In 1993 American cave enthusiast Christopher Nicola traveled to western Ukraine in hopes of learning more about his ancestry and to explore Priest’s Grotto, one of the longest caves in the world. Once deep inside, while traversing areas believed to only be accessible by experienced cavers with proper equipment, he found a woman’s shoe, then some buttons and several other objects that suggested a number of people had spent a significant amount of time down there. He began to ask around the surrounding village in attempt to learn the story behind these items. Nobody seemed to want to talk to the friendly New Yorker and he had almost given up on the mystery until someone said “maybe some Jews lived down there.”
Nicola’s investigation serves as documentarian Janet Tobias’ entry point for "No Place on Earth," the extraordinary story of 38 Jews who descended into the cave to hide from the Nazis in 1942, all of whom, despite several close calls, emerged 511 days later to the unfamiliar sight of the sun. Though few of us could ever imagine living through such harrowing circumstances in our lifetime, there are still those among us who remember this dark period vividly. Survivors Saul Stermer, Sam Stermer, Sonia Dodyk and Sima Dodyk give the film its heart and soul by relaying their experiences with a recall that would make one think these events were part of recent memory, not ones which occurred 70 years ago.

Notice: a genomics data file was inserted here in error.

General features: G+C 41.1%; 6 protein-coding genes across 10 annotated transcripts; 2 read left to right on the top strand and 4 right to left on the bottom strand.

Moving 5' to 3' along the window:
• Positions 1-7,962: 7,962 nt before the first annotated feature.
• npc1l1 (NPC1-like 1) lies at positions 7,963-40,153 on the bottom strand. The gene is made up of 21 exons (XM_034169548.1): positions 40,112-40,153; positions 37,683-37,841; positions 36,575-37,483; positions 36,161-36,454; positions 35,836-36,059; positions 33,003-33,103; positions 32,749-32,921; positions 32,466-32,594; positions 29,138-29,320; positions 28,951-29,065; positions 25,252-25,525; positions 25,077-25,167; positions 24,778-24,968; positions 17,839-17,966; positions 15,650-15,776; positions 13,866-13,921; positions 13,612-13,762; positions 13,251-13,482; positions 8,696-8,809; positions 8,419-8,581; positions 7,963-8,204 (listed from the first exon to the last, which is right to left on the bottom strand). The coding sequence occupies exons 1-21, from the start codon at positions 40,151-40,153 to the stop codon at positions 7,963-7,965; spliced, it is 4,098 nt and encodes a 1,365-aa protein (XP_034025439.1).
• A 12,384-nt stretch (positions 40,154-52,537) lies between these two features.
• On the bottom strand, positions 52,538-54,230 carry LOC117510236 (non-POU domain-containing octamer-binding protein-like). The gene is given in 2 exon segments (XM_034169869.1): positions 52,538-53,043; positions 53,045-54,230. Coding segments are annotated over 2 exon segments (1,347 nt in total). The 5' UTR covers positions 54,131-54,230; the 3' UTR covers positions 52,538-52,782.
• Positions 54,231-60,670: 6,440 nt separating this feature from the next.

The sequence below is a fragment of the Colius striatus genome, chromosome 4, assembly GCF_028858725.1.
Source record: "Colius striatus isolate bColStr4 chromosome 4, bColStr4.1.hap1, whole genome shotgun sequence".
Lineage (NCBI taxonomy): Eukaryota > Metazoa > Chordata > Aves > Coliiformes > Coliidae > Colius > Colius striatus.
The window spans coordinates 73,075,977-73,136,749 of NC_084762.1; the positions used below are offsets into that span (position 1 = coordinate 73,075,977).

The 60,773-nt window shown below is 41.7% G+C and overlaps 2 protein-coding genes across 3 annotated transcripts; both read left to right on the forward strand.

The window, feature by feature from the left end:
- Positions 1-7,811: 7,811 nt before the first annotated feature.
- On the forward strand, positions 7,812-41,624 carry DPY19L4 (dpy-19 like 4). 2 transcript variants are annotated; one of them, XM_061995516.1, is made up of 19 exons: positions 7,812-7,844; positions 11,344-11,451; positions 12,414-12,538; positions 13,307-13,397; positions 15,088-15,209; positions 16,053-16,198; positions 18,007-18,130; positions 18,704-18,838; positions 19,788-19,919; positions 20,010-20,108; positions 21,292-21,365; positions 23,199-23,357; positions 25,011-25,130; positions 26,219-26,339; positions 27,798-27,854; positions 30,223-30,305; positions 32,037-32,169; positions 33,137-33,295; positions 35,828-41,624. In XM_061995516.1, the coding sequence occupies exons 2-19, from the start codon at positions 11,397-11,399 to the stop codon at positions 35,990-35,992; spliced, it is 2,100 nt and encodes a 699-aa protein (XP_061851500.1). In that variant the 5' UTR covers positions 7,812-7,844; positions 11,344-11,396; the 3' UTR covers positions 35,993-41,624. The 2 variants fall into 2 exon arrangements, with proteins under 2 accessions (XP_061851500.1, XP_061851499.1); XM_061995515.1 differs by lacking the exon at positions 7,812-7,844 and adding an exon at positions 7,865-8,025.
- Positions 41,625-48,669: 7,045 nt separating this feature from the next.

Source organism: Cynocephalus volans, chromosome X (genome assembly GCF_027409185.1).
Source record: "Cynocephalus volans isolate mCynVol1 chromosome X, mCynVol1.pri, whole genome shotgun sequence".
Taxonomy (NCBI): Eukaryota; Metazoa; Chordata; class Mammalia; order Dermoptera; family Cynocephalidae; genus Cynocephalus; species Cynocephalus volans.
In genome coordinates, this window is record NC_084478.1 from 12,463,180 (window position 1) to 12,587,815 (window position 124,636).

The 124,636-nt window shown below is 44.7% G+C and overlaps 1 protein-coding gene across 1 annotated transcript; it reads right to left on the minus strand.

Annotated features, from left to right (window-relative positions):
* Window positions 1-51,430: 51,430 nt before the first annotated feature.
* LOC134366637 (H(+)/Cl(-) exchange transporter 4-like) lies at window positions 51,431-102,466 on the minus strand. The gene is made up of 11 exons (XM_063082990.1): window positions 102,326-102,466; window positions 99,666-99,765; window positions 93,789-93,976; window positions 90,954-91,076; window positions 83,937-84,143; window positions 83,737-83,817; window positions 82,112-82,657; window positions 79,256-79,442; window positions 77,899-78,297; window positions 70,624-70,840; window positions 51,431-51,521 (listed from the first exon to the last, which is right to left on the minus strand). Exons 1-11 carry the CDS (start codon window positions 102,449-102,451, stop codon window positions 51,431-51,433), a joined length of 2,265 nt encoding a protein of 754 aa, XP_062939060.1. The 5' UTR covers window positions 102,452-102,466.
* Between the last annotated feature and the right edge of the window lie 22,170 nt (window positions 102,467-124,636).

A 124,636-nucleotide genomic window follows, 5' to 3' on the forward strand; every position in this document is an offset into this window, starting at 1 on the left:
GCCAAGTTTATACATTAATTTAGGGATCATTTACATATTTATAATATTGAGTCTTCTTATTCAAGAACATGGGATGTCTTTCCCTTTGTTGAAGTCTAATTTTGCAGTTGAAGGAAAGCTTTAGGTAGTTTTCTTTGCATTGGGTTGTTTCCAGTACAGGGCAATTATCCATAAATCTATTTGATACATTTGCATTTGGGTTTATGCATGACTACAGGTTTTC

The story is fleshed out with slick reenactments and concludes with the survivors making a return visit to the cave for the first time since the war (they emigrated to New York and Montreal directly afterwards). Perhaps most striking was how comfortable and content the Stermer brothers (now aged 85 and 92) appeared down there. Their counterintuitive response to this environment is explained by Tobias; “the dark, scary places were actually where safety was, and outside were the monsters. The world was turned upside down.” In the end, they had developed quite an affinity for their unlikely asylum.
"No Place on Earth" had its world premiere at TIFF on Monday night with some very special guests in attendance. “Emotional” seems too humble a word to describe what it was like to watch this film in the same room as the survivors. Following a standing ovation, Sima Dodyk, the youngest of the survivors said “I think I waited all my life for this moment.” She went on emphasize the often overlooked fact that the killing of Jews continued in Ukraine even after the war had ended, with victims including her grandfather and father.
The Stermer brothers were in high spirits and amused the audience with some humorous anecdotes that didn’t make it into the film. For example, during one of their excursions for food they stole a sheep from a nearby farm, for which Saul eventually made amends by reimbursing the farmer’s grandson upon their return visit in 2010 (though he didn’t mention whether he paid what the sheep would have been worth in 1942 or today’s going rate).
Nicola’s presence is maintained throughout the film as he pursues the story and even assists them with their journey back into the cave. Also present during the screening, it was clear that the experience was a bonding one for all them and created a kind of extended family which included the filmmakers. In the search for knowledge of his own heritage, Nicola ultimately uncovered something much greater.
In keeping with the theme of family, Tobias emphasized the closeness and determination of everyone involved in the production. As she said on Monday night, “it took our family to help this family tell their story.” Sadly, as time has that pesky habit of moving forward, it won’t be long before this story transitions from “living history” into something we will only be able to learn about through documents such as this film.
"No Place on Earth" screens again Sunday night in Toronto.